8. Terry Pratchett

Terry Pratchett writes good jokes. Even on his off-days when he's letting a certain tendency to preach get in the way of telling his stories, his jokes are generally better than those of lesser authors. When I was younger I slightly resented the fact that the person who got to save the day was Vimes, not Carrot or was Granny Weatherwax, not Magrat. Now I appreciate the way that Pratchett choses his heroes in defiance of convention and because of the have qualities beyond youth, good looks and an easygoing manner. I think he's an author you actually appreciate more as you get older, and his jokes even bear re-reading which is a high achievement.

9. Ian Rankin

I always get a powerful sense of place when I read one of Rankin's Rebus novels and, in a way, that is what I value in them most. In some ways that is strange, since the Rebus stories generally inhabit the more run-down and crime-ridden parts of Edinburgh where my experience was in the genteel tenements of Marchmont (which is, of course, where Rebus actually lives). Edinburgh is a city that is more divided than many and the well-off really aren't confronted with the more desperate areas at all. The stories themselves I often find a little too dependent on coincidence for my liking.

10. Dorothy L. Sayers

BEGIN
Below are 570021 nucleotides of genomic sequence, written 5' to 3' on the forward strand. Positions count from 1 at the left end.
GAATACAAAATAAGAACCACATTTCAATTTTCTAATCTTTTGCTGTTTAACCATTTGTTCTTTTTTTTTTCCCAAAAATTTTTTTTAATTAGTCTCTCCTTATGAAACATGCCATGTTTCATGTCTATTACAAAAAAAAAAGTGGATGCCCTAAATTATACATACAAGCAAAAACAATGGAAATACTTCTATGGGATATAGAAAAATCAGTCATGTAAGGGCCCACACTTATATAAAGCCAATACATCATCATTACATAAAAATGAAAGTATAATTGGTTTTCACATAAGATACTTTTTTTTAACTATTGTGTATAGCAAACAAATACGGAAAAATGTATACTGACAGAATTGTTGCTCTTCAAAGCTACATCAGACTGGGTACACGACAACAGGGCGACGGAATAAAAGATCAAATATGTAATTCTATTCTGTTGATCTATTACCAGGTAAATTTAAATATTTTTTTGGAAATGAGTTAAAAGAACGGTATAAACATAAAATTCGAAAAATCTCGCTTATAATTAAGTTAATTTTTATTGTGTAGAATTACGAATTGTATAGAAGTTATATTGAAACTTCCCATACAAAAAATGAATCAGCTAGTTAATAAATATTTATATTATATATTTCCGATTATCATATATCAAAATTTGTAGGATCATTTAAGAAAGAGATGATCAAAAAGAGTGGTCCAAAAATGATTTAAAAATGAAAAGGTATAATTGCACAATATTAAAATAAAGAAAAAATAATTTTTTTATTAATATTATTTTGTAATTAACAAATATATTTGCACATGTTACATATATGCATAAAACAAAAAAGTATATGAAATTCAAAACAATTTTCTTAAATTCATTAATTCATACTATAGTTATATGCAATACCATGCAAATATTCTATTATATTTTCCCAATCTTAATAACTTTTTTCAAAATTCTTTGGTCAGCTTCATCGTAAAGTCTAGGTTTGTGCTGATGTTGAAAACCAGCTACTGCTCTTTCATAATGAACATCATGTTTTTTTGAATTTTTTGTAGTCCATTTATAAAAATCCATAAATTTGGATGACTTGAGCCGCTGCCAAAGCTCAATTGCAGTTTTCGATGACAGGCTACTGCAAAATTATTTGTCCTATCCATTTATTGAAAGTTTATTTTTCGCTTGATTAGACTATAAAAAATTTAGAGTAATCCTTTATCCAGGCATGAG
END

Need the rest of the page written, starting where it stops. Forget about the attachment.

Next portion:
I was introduced to Dorothy L. Sayers' Lord Peter Wimsy stories through the 1980s BBC adaptations of the Harriet Vane trilogy, staring Harriet Walter and Edward Petherbridge. Everysooften I get into discussions with people over whether Harriet Vane is a Mary Sue, the conclusion is that she isn't really but would certainly qualify given all the other characters out there that get accused of Mary Sueism. I'm not really familiar with the history of Sayers' writing but I've always been struck by the way the traditional `love at first sight' framework of Strong Poison is challenged and undercut in the later books until Wimsey, himself, is forced to admit that his affection for Harriet there was shallow and trivial.

11. Neal Stephenson

Stephenson is an odd writer. He writes with great verve and his interests: cryptography, cyperpunk, history of ideas, intersect very well with my own. I've loved pretty much everything of his that I've read even though his stories do have a tendency to fall apart a bit at the end. I've seen him described as misogynist and while I think he can be accused of trivialising sexual violence, and does have some female characters who don't ring true (at least to me), he also creates more vivid and interesting female characters, with their own agency, than I've found typical in a lot of science fiction.